Reed warblers are a non-descript warbler. They have warm brown upperparts and tails, with darker brown feathers on the wing. Their underparts are a buff/white colour with a clearly paler throat. The head is the same warm brown as the back with a pale white eye stripe and the bill is dark grey on top and a pale yellow below.
Average Length: 13 cm
Average Lifespan: 2 Years
Average Wingspan: 17-21 cm
Reed warblers mainly eat invertebrates such as spiders and snails but will supplement their diet in autumn with berries.
Most breeding populations are found in east England but recently populations have colonised Scotland and the island of Ireland. They begin breeding in May and form monogamous pairs. The female builds a deep cup-shaped nest woven from reed stems, lined with softer material and suspended on upright reeds and vegetation. Around 4 eggs are laid and incubated for 12 days by both parents. The hatchlings remain in the nest for another 11-12 days before fledging. Reed warblers are commonly parasitised by cuckoos which lay eggs in their nest. They will often produce two broods before the breeding season ends in July.
Reed warblers are doing well in the UK but in other areas, they have decreased due to the loss of reedbed habitats. Reedbed fires in the UK, such as Wirrel marshland and Dee estuary, could potentially drive decreases in their populations. Climate change has been shown to cause earlier breeding in reed warblers, which currently increases their productivity, but if their breeding season advances too far, they may breed before their chosen insect prey has come out for the spring. As with other migratory birds, climate-driven droughts in their winter grounds around Africa drive decreases in food and available habitat. Effective management of reedbed and wetland habitats has been shown to improve the survival of these populations.
Visit and donate to reedbed reserves such as Leighton moss and Tay reedbeds to help fund conservation actions for this species.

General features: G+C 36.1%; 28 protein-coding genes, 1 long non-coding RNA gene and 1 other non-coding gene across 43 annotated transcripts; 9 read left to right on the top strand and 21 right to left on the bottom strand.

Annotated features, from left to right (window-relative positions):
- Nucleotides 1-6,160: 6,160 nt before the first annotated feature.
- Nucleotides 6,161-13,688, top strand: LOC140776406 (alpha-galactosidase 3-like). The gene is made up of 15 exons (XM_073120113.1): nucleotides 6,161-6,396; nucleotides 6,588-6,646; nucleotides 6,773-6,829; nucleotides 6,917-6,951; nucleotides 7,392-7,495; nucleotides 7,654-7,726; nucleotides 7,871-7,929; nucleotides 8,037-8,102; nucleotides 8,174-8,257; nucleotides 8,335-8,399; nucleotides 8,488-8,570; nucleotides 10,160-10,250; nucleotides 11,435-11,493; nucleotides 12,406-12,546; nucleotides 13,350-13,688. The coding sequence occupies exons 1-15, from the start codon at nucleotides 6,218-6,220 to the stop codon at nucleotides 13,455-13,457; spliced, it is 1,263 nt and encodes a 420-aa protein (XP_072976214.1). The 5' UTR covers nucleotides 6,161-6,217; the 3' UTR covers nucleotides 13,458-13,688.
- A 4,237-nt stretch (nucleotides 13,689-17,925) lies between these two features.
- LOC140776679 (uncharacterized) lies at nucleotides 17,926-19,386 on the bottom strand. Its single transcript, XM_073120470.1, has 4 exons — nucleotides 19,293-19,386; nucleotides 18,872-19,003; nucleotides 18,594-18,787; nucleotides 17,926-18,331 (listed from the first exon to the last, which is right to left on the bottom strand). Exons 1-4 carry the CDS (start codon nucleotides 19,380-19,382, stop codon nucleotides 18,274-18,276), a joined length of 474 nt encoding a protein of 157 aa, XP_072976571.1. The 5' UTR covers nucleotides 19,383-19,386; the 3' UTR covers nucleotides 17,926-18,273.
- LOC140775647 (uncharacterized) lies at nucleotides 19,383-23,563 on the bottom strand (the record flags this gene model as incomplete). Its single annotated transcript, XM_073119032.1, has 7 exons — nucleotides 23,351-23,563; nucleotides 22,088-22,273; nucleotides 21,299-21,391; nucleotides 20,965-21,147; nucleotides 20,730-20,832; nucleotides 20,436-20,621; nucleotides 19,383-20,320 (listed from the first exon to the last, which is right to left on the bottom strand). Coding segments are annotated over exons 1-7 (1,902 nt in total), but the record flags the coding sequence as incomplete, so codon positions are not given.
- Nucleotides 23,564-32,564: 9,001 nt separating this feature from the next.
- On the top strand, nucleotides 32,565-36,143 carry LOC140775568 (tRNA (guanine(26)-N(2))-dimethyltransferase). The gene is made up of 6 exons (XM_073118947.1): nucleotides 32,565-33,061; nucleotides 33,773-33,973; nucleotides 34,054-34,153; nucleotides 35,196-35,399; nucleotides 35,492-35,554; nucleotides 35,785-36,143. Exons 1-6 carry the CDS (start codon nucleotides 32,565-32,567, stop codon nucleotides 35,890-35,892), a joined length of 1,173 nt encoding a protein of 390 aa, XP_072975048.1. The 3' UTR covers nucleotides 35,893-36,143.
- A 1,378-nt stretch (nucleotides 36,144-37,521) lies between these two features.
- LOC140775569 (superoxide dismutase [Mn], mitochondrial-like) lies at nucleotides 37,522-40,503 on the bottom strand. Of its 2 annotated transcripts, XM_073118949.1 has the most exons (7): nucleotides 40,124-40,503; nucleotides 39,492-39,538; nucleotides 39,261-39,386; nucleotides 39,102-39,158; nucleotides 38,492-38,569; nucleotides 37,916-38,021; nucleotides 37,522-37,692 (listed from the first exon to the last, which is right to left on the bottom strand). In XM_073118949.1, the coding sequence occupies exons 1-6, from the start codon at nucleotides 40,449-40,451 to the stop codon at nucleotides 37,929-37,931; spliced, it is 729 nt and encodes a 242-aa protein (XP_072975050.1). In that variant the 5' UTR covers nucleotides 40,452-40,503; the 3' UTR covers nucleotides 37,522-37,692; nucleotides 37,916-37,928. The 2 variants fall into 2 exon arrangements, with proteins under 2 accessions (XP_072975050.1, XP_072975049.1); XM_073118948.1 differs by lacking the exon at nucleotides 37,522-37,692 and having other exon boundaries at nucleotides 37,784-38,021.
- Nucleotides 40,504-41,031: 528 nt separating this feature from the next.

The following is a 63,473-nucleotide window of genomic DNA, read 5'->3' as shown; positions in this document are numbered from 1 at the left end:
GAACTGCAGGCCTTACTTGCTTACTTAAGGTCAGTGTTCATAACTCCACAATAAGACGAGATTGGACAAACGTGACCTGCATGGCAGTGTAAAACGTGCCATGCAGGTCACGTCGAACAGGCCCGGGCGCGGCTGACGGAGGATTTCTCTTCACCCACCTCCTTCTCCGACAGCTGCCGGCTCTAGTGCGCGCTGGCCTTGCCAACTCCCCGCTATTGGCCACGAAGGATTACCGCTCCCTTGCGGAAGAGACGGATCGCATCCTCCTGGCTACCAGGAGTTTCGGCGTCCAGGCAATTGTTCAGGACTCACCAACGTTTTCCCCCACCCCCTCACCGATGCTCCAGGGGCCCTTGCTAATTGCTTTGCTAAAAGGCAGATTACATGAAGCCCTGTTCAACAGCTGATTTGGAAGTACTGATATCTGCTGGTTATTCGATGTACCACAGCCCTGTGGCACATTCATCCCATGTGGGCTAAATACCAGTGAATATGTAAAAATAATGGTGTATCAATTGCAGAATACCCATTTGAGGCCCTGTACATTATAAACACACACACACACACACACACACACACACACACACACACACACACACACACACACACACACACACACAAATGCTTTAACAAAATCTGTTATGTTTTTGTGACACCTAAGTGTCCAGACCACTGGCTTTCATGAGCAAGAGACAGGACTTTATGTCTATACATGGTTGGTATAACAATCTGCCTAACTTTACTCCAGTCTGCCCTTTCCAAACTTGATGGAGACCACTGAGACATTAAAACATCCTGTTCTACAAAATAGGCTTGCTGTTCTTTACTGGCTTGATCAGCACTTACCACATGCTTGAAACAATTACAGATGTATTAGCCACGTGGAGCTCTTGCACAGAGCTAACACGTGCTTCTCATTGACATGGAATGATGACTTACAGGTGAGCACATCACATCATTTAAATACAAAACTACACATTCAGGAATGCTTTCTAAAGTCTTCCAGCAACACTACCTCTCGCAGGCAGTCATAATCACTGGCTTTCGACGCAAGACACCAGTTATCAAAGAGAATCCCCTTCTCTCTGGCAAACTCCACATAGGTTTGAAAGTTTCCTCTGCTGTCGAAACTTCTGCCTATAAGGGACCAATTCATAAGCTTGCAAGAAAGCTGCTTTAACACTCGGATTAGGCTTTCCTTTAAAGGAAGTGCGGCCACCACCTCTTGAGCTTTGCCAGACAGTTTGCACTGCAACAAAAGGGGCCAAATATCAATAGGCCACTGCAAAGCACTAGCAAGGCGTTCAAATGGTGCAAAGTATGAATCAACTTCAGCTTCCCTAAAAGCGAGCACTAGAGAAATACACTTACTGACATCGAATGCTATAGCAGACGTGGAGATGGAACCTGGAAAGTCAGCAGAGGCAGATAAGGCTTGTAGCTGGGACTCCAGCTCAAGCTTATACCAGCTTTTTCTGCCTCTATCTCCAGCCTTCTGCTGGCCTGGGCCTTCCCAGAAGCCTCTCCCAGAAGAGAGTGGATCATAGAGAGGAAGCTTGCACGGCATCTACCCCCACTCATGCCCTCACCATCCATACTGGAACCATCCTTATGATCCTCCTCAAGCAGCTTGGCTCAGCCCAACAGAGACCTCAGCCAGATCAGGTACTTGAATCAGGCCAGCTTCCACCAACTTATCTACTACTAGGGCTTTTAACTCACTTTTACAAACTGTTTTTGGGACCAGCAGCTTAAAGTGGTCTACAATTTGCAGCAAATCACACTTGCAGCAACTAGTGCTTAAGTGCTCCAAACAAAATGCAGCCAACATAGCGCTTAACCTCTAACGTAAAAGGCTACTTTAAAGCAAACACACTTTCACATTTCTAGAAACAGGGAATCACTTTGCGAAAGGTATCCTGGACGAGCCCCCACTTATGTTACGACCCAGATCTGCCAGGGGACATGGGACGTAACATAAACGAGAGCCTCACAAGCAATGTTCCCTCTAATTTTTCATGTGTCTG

Be very careful not to disturb the fragile reedbed habitats when visiting, and do not light fires near these sites.
Petitioning local areas to protect wetland and reedbed habitats.
The reed warbler's scientific name is pretty descriptive with scirpaceus meaning ‘reed’ in Latin.
BirdLife International (2023) Species factsheet: Acrocephalus scirpaceus. Downloaded from http://datazone.birdlife.org/species/factsheet/common-reed-warbler-acrocephalus-scirpaceus. Accessed: 21/09/2023.
British trust for ornithology (no date) Reed warbler | BTO - British trust for ornithology. Available at: https://www.bto.org/understanding-birds/birdfacts/reed-warbler. Accessed: 21/09/2023.
Chernetsov, N., Pakhomov, A., Kobylkov, D., Kishkinev, D., Holland, R. A., & Mouritsen, H. (2017). Migratory Eurasian Reed Warblers Can Use Magnetic Declination to Solve the Longitude Problem. Current Biology, 27(17), 2647-2651.e2. https://doi.org/10.1016/j.cub.2017.07.024
Halupka, L., Dyrcz, A., & Borowiec, M. (2008). Climate change affects breeding of reed warblers Acrocephalus scirpaceus. Journal of Avian Biology, 39(1), 95–100. https://doi.org/10.1111/J.0908-8857.2008.04047.X
Lindholm, A. K., & Thomas, R. J. (1999). Differences between populations of reed warblers in defences against brood parasitism. Behaviour. 137(1):25-42.
Pearce-Higgins, J. W., & Crick, H. Q. P. (2019). One-third of English breeding bird species show evidence of population responses to climatic variables over 50 years. Bird Study, 66(2), 159–172. https://doi.org/10.1080/00063657.2019.1630360
RSPB (no date) Reed warbler bird facts: Acrocephalus scirpaceus, The RSPB. Available at: https://www.rspb.org.uk/birds-and-wildlife/wildlife-guides/bird-a-z/reed-warbler/. Accessed: 21/09/2023.
Thaxter, C. B., Redfern, C. P. F., & Bevan, R. M. (2006). Survival rates of adult Reed Warblers Acrocephalus scirpaceus at a northern and southern site in England. Ringing and Migration, 23(2), 65–79. https://doi.org/10.1080/03078698.2006.9674347